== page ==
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MT. JULIET, Tenn. (DTN) -- Gro Intelligence's national average corn yield has climbed from 177 bushels per acre (bpa) during the DTN Digital Yield Tour in early August to 182 bpa on the eve of USDA's September Crop Production report, the first to incorporate field-level data.

Gro's soybean yield estimate is also higher, sitting at 51.6 bpa on Sept. 11, 2023. It was 51 bpa during the DTN Digital Yield Tour.

Gro Intelligence Senior Analyst Will Osnato said the corn yield estimate has stayed in the 180- to 182-bpa range for most of the last month.

"This is around the time our yield model levels out," he said, adding that Monday's USDA Crop Progress report and the incorporation of the next normalized difference vegetative index, more commonly referred to as the NDVI, could shift the yield estimates lower. There's more potential for the soybean estimate to drop than corn given the plant's reliance on August rainfall, but he thinks it'd only be about 0.5 bpa at most.

Gro Intelligence's yield estimates are above the range of expectations for Wednesday's USDA report. Dow Jones reports that analysts anticipate a national average corn yield of 173.3 bpa, with all the estimates falling in a range of 171 bpa to 175 bpa.

On soybeans, analysts expect USDA to peg yield between 49 and 51 bpa.

Osnato said he expects Gro's number will remain on the high side until USDA reports its final yield estimates in January. Gro finalizes its annual estimates much sooner, in mid-October.

He said he understands why most market watchers anticipate yield cuts in USDA's next report given recent downgrades in crop conditions following late August's hot and dry conditions across much of the Corn Belt.

DTN Lead Analyst Todd Hultman said Gro's estimates are at odds with the conversation that unfolded on Twitter and at farm shows over the past month, with farmers sharing pictures of crops stressed by the heat.

"Given the late hit of hot and dry weather to this year's corn and soybean crops, it appears to me Gro's corn yield estimate of 182 bushels per acre and soybean yield estimate of 51.6 bushels per acre will prove too high," Hultman said. "I understand the improvements from rain in July and early August were very helpful for the revival of this year's crops, but many boots-on-the-ground reports of crop stress make me believe actual yields will be lower."

Osnato shares Hultman's surprise about the model's comparative resilience, adding that while land surface temperatures spiked in August, they returned to normal quickly. He also pointed to this year's NDVI, one of the model's primary data sources. NDVI measures the color of a crop from satellites and compares it to 20 years of historical data. Generally, a greener map reflects a healthier, and therefore higher-yielding, crop.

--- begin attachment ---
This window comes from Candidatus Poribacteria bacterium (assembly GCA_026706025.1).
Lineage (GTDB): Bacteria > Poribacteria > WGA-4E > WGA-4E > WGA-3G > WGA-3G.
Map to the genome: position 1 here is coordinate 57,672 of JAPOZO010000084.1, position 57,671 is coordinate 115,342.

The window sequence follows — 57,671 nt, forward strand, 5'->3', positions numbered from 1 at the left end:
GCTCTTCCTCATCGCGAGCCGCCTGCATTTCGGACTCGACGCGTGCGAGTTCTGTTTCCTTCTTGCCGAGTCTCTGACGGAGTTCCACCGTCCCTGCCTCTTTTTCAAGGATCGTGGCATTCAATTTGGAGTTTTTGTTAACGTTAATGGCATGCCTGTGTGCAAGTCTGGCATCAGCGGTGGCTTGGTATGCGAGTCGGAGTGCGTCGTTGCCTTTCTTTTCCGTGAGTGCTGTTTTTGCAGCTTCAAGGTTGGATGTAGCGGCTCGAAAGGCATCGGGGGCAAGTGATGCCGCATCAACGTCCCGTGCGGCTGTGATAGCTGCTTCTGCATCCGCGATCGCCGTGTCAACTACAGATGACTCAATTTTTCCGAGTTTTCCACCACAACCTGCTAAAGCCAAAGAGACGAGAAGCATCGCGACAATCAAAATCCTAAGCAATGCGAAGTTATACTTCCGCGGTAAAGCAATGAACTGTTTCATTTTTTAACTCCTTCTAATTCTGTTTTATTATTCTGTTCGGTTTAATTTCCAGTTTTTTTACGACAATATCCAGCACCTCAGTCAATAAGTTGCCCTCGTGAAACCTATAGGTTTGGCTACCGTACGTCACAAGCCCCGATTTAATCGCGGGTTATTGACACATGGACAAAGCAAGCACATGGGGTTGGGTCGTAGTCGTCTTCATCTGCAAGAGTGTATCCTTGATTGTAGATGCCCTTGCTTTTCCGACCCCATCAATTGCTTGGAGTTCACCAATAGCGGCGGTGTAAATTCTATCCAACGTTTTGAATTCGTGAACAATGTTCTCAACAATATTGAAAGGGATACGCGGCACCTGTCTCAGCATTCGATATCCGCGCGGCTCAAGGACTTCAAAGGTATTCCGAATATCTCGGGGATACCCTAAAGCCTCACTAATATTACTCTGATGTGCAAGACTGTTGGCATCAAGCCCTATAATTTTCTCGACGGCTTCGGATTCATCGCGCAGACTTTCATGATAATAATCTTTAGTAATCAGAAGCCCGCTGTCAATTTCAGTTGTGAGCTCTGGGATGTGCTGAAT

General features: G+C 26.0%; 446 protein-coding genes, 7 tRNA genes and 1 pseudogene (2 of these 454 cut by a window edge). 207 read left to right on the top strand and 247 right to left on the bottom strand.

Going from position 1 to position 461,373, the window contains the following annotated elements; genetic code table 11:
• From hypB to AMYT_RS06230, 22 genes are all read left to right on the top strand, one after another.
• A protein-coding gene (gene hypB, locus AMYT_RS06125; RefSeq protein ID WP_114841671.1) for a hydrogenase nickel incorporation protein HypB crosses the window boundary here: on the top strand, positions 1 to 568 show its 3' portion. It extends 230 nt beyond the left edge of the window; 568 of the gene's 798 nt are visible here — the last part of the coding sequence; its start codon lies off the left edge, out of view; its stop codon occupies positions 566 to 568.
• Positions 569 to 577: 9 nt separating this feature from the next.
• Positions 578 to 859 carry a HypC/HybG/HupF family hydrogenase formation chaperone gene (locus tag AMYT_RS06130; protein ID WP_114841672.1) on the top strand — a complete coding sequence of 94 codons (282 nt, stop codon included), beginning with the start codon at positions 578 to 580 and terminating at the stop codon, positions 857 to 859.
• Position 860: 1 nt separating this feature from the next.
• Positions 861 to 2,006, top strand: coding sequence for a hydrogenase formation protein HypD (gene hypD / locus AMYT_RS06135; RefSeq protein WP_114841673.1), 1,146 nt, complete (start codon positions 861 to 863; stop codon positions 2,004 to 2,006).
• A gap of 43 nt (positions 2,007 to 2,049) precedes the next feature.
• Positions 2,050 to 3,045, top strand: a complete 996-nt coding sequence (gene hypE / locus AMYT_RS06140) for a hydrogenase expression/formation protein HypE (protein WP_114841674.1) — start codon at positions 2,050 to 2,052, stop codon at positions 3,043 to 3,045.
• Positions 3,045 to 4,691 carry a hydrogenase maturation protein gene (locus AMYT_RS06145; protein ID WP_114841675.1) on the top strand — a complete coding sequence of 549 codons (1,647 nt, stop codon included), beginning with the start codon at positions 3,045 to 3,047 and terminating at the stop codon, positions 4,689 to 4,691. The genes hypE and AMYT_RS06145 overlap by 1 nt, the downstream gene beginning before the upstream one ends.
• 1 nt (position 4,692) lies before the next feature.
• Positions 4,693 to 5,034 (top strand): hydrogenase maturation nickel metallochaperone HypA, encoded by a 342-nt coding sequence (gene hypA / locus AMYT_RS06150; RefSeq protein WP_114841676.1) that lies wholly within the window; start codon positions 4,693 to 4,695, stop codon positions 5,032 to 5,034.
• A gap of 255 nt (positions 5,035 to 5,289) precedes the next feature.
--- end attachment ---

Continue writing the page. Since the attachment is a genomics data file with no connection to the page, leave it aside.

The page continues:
In June, the NDVI fell to one of the lowest levels since 2012. Then, July's above-average precipitation pushed it to a record high. It then stayed near record levels for much of August. It's only recently begun to decline, now pulling around the middle of the pack compared to the past 20 years.

"Relative to other years, it (NDVI) looks like it has gone down a bit, but the model is really ranking these numbers, and this last data point is just a lot less important than the ones seen in August," Osnato said. "Drought is creeping back up, but the model doesn't think it's that important at this time of the season."

There's still time left for soybeans to reflect the downgrade in soil moisture, he said, adding that the yield estimate has been ticking lower in recent days and could drop more when the next NDVI is incorporated.

"This will be an interesting lesson if something about this year is throwing off the NDVI," like the crop's rapid growth after July's rainfall. "Was that enough to sustain the crop? Because if you look at accumulated precipitation in August, it almost looks as bad as June in certain areas as far as how much below normal it was."

Hultman said there's still a chance USDA could surprise with higher-than-expected yield estimates in its Crop Production report. "I still have a lot of respect for the work Gro does. As we look back, I think we'll find that this was a highly unusual year in which the big swings in crop conditions did not cooperate well with typical seasonal trends."

The DTN Digital Yield Tour, which was conducted Aug. 7-11, paired Gro Intelligence's corn and soybean yield models with insights from farmers, agronomists and other experts to paint a detailed picture of the crops across the 10 largest corn- and soybean-growing states. You can find the collection of DTN reporting on the Digital Yield Tour here:….

Katie Dehlinger can be reached at

Follow her on X, formerly known as Twitter, at @KatieD_DTN

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